We're quite insistent on not comparing apples to apples, aren't we?

 

Okay. Let's take a look at the two examples you provided (TL: D:DR Neither case has much to do with article 282):

Milonov, that POS self-promoting A-grade A-hole, which also happens to be a Russian MP. As such, he cannot be held liable for "anything put forward in the course of a public debate of legislative initiatives, except cases of libel and slander". He also enjoys immunity from criminal prosecution, which theoretically can be revoked. Over the whole modern history of the Duma (1990s to present day) there was a total of maybe 10 cases when an MP had his or her immunity revoked; all of them had something to do with mind-blowing embezzlement, extortion, and the like. So was the official reprimand from the Duma a slap on the wrist? Definitely. Given the circumstances, did it send a strong enough message? I guess it's up to you to decide.

 

Now, case #2. Mr.Tatchell, an activist detained by Red Square. As a veteran campaigner (and someone who had been detained by Russian police before), Mr.Tatchell was undoubtedly aware of the temporary ban on any political/protest activity in the vicinity of the Kremlin and Red Square for the duration of the World Cup. While the constitutionality of such a ban is highly questionable, there was little doubt he would be detained, and it seems it was his goal in the first place.

As a side note - on that day I was was walking along the History Museum not a hundred yards from the whole thing happening - police, cameras, and all. It was not until much later that I realized what I had witnessed, but at the time I was surprised at how civil the law enforcement officers behaved.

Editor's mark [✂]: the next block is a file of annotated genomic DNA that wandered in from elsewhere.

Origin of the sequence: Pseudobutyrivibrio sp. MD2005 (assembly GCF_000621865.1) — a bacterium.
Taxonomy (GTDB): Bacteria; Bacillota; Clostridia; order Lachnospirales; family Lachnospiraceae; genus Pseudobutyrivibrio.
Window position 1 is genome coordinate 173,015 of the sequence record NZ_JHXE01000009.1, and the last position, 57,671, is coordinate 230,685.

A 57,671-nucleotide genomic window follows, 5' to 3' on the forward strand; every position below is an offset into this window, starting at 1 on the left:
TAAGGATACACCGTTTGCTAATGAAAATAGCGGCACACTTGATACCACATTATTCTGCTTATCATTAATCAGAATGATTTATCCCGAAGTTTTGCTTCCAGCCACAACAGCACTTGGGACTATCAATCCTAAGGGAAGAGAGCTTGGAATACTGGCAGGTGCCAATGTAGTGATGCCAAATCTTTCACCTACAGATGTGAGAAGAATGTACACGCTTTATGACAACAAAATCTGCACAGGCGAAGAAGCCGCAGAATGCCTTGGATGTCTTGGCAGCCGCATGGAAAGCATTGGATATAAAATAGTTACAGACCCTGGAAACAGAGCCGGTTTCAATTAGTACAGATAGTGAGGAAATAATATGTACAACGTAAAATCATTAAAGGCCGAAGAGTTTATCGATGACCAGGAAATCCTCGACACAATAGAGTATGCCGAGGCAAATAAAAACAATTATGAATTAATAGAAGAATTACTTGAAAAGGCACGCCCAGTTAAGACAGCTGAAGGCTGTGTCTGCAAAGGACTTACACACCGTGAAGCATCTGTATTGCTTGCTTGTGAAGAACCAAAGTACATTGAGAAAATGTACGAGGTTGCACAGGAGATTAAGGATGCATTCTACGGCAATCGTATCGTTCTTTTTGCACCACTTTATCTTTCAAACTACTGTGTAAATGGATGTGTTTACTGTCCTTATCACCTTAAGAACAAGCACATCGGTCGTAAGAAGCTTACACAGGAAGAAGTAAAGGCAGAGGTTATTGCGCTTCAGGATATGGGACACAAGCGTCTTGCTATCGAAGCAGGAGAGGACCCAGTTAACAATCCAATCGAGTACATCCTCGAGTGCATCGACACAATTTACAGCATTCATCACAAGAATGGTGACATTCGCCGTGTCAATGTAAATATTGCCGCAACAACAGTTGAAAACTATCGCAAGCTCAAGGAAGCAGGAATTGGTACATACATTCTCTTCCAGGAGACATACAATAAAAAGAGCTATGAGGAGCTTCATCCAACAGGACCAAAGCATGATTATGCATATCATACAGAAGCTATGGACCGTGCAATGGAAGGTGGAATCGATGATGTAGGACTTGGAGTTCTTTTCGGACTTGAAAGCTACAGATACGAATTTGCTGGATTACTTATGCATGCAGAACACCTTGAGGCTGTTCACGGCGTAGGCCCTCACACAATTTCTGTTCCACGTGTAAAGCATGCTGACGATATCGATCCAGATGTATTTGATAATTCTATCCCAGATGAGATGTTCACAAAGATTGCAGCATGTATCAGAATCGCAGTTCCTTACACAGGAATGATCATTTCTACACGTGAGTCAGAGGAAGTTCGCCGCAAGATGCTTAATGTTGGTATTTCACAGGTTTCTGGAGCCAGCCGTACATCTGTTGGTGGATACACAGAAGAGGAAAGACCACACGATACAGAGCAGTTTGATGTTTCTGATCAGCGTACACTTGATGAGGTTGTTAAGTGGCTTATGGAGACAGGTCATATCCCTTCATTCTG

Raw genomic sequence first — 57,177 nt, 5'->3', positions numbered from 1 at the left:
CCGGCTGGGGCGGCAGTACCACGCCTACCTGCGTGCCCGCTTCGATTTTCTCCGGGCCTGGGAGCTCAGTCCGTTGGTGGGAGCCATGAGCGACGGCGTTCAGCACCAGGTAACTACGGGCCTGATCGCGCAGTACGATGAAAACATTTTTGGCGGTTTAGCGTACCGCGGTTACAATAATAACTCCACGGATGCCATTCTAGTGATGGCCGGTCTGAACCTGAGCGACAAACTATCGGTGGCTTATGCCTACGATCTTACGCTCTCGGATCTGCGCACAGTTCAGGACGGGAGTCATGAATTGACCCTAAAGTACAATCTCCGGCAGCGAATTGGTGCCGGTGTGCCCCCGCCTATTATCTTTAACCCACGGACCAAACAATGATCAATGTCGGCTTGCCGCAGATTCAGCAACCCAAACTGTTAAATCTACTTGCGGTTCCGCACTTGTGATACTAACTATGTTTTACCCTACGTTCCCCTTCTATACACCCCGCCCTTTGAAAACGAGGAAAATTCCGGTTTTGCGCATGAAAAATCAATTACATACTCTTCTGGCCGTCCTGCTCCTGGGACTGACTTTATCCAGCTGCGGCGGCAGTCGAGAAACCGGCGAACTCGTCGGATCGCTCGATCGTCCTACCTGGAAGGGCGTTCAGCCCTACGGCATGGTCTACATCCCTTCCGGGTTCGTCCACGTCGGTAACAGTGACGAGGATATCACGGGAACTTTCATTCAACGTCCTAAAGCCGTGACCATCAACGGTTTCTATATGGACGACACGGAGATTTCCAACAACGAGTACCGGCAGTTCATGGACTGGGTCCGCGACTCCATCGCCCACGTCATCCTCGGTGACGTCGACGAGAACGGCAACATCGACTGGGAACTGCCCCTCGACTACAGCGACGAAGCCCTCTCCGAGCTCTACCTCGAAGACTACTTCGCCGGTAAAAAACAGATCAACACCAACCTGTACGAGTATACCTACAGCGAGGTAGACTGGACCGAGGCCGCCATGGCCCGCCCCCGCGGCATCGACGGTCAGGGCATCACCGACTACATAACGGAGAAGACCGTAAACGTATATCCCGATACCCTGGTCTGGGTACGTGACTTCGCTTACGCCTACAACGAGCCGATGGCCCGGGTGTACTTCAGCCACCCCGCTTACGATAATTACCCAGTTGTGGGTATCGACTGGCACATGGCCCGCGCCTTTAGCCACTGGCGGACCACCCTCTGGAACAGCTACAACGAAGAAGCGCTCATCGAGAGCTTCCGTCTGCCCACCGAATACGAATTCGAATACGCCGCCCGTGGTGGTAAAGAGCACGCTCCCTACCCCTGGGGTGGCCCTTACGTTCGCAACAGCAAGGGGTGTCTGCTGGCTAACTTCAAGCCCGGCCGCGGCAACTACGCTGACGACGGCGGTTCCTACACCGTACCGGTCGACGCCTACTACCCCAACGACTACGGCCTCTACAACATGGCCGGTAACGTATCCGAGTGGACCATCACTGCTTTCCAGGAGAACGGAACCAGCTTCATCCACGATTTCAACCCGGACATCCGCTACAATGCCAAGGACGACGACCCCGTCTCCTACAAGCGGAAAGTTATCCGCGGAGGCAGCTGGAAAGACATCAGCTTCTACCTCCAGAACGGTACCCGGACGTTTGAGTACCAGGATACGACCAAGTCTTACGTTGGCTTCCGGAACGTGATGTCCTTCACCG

Now, as to the "detentions for unfurling rainbow flag" thrown in the article for good measure - the one case I remember quite well was in early 2014, when another activist, rainbow flag a-flying, dashed past the security perimeter towards an Olympic torch procession. He was very quickly and professionally tackled by the security entourage and handed over to local police. He was detained and later released. Again, the event was recorded and widely publicised - and, again, the activist in question must have known exactly what the outcome would be.

 

If you are interested in learning a little more about slaps on the wrist for metaphorical "gay is bad" T-shirts - I suggest looking into Occupy Pedofil-ay movement - a handful of thugs that honey-trapped people, most of them gay, into meeting up and then humiliating and beating them, with videos posted on YouTube. At the time, they got some public support and YouTube following, and then, fast forward a year or two, sentences of up to 10 years.

 

My point is - I totally respect your decision not to go to Russia (and, to a lesser extent, to advise others against doing so), but I also regret that said decision is largely based on incomplete, erroneous, and/or distorted picture painted by the media.

Edited by napoxoguk